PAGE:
His Highness the Amir Sheikh Sabah Al Ahmad Al Jaber Al Sabah of Kuwait has categorically stated that the dispute between Qatar and its Gulf neighbours “is no longer acceptable” and must be resolved. He was addressing the opening session of parliament’s new term, Sheikh Sabah said the boycott has greatly weakened the unity of the six-nation Gulf Cooperation Council (GCC), of which Qatar is a member.
Kuwait emir says #Qatar dispute with Saudi/UAE/Bahrain is "no longer acceptable". Call for Gulf unity no doubt influenced by events elsewhere in region. Day 876 of the #GulfCrisishttps://t.co/TxWpYX48vC— David Harding (@DM_Harding) October 29, 2019
GCC members Saudi Arabia, United Arab Emirates and Bahrain, in addition to Egypt, imposed a sea, land and air boycott of Qatar in June 2017 accusing it of ties to radical groups. Doha has repeatedly denied the allegations.
“It is no longer acceptable or bearable for the dispute that erupted between our GCC brethren to continue,” Sheikh Sabah, 90, told parliament in his first public appearance since travelling abroad for medical treatment in early September.
Read more: Qatar Blockade: A Human Rights violation
Sheikh Sabah, who has been acting as a mediator to resolve the dispute, said the “row has weakened our capabilities and threatened our achievements”, calling for a negotiated solution. The Amir called for national unity in the face of regional developments and protests in several Arab countries.
After the Arab countries decided to give a tough time to Qatar, Turkey decided to stand by the latter and helped her to the maximum capacity. Turkey helped Qatar more than two years ago when Saudi Arabia and three of its allies cut diplomatic and commercial ties and severed its only land link. Qatar’s former allies made all possible efforts to isolate her. However, Turkey took a categorical position and announced to stand by Qatar. It sent soldiers to Qatar and airlifted food and supplies in the immediate aftermath of the boycott. Qatar also pledged $15 billion to support Turkey’s economy.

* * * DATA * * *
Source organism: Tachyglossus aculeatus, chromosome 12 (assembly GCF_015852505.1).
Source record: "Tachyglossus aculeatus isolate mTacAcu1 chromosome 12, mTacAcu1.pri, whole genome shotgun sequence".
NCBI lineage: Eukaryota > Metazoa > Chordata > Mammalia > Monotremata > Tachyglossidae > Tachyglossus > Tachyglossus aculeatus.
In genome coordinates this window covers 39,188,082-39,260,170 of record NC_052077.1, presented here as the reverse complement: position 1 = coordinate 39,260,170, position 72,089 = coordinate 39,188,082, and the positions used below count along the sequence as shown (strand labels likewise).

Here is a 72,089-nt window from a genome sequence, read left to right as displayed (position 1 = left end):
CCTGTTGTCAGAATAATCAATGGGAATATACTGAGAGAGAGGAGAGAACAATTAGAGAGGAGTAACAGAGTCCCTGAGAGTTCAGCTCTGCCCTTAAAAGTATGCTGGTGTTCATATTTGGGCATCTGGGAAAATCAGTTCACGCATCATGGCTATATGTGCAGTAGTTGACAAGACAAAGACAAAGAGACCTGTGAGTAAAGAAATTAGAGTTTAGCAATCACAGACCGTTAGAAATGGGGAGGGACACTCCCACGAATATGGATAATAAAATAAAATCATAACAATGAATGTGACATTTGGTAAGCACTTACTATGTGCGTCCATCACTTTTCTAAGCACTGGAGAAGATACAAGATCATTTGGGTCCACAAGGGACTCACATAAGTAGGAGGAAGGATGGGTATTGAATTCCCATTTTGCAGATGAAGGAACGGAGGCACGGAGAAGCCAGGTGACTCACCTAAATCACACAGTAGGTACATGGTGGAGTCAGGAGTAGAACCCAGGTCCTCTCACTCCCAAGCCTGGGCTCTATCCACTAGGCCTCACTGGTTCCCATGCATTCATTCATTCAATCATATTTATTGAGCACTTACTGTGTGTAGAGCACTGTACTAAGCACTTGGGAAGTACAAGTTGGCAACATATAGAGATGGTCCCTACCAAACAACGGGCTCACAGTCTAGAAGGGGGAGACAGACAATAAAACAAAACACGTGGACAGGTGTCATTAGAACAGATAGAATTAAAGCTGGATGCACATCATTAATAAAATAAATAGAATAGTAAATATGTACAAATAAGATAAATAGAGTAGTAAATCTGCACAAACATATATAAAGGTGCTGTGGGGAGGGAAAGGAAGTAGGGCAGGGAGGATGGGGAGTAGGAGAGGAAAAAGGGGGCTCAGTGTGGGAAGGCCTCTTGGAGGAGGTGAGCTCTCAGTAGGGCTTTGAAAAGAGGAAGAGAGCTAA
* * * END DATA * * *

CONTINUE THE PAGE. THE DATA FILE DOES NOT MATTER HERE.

However, the blockade has created problems not only for Qatar at a structural level but also for the children. Recently, Maryam bint Abdullah al-Attiyah, Secretary-General National Human Rights Committee (NHRC), explained how children are being affected by this unilateral decision of the Arab states.
Al-Attiyah pointed to “the seriousness of the violations affecting Qatari children as a result of the blockade imposed on the country, expressing regret that the celebration of the Universal Children’s Day coincided with the continuing violations and discriminatory measures of the blockade countries, which did not exclude any category of Qatari society, including children”.
She added that these violations against Qatari children, even children from the blockade observing countries, are no longer hidden because of the deprivation of their basic rights, especially the right to family reunification with their parents, where Qatari children were prevented from travelling and settling with their parents, only because they had Qatari citizenship.
Furthermore, Al-Attiyah said that the arbitrary decision affected infants and deprived them of their parents, while others found themselves victims because blockade countries citizens were forcibly separated from their Qatari husbands or wives. It is a matter of serious human rights which is affecting the lives of many in Qatar and beyond.
— David D. Pearce (@daviddpearce) October 30, 2019
Secretary-General called on the blockade observing countries to stop the violations that did not exclude children, to abide by the international laws and conventions they have ratified in the field of protecting children’s rights, and to implement the resolutions of international organisations and bodies asking them to stop their violations. She also hoped that the international community may play a role in this regard to protect the rights of children and women in the State of Qatar.
Analysts welcomed the statement of the Amir and expected that he will play the main role to diffuse the tension between the state of Qatar and Arab countries in the region.